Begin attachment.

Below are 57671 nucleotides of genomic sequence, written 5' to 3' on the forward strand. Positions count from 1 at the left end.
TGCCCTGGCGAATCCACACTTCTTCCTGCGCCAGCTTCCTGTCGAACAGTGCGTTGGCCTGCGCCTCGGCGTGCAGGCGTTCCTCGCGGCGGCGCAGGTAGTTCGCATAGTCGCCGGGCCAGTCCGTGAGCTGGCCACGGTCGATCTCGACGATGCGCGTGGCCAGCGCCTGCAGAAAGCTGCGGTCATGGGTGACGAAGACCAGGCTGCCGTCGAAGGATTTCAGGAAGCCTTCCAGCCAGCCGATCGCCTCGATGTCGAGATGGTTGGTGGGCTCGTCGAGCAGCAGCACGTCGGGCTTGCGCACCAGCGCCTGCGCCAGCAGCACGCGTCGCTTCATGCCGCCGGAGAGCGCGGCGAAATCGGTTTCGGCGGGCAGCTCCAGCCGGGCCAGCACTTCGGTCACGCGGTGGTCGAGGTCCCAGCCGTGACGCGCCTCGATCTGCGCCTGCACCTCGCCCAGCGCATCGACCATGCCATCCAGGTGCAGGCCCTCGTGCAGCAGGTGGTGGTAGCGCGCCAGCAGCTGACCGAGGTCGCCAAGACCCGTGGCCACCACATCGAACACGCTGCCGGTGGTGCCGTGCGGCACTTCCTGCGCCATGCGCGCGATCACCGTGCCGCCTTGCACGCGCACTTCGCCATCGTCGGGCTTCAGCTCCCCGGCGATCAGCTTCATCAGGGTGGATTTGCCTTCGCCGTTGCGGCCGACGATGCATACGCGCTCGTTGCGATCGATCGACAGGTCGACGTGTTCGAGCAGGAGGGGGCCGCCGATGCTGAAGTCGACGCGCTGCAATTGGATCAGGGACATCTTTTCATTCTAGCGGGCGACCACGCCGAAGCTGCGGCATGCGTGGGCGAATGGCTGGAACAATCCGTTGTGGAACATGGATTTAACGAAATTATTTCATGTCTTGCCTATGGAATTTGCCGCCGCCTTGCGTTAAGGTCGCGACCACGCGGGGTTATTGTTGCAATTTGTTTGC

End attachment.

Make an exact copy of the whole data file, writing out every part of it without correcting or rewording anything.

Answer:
Below are 57671 nucleotides of genomic sequence, written 5' to 3' on the forward strand. Positions count from 1 at the left end.
TGCCCTGGCGAATCCACACTTCTTCCTGCGCCAGCTTCCTGTCGAACAGTGCGTTGGCCTGCGCCTCGGCGTGCAGGCGTTCCTCGCGGCGGCGCAGGTAGTTCGCATAGTCGCCGGGCCAGTCCGTGAGCTGGCCACGGTCGATCTCGACGATGCGCGTGGCCAGCGCCTGCAGAAAGCTGCGGTCATGGGTGACGAAGACCAGGCTGCCGTCGAAGGATTTCAGGAAGCCTTCCAGCCAGCCGATCGCCTCGATGTCGAGATGGTTGGTGGGCTCGTCGAGCAGCAGCACGTCGGGCTTGCGCACCAGCGCCTGCGCCAGCAGCACGCGTCGCTTCATGCCGCCGGAGAGCGCGGCGAAATCGGTTTCGGCGGGCAGCTCCAGCCGGGCCAGCACTTCGGTCACGCGGTGGTCGAGGTCCCAGCCGTGACGCGCCTCGATCTGCGCCTGCACCTCGCCCAGCGCATCGACCATGCCATCCAGGTGCAGGCCCTCGTGCAGCAGGTGGTGGTAGCGCGCCAGCAGCTGACCGAGGTCGCCAAGACCCGTGGCCACCACATCGAACACGCTGCCGGTGGTGCCGTGCGGCACTTCCTGCGCCATGCGCGCGATCACCGTGCCGCCTTGCACGCGCACTTCGCCATCGTCGGGCTTCAGCTCCCCGGCGATCAGCTTCATCAGGGTGGATTTGCCTTCGCCGTTGCGGCCGACGATGCATACGCGCTCGTTGCGATCGATCGACAGGTCGACGTGTTCGAGCAGGAGGGGGCCGCCGATGCTGAAGTCGACGCGCTGCAATTGGATCAGGGACATCTTTTCATTCTAGCGGGCGACCACGCCGAAGCTGCGGCATGCGTGGGCGAATGGCTGGAACAATCCGTTGTGGAACATGGATTTAACGAAATTATTTCATGTCTTGCCTATGGAATTTGCCGCCGCCTTGCGTTAAGGTCGCGACCACGCGGGGTTATTGTTGCAATTTGTTTGC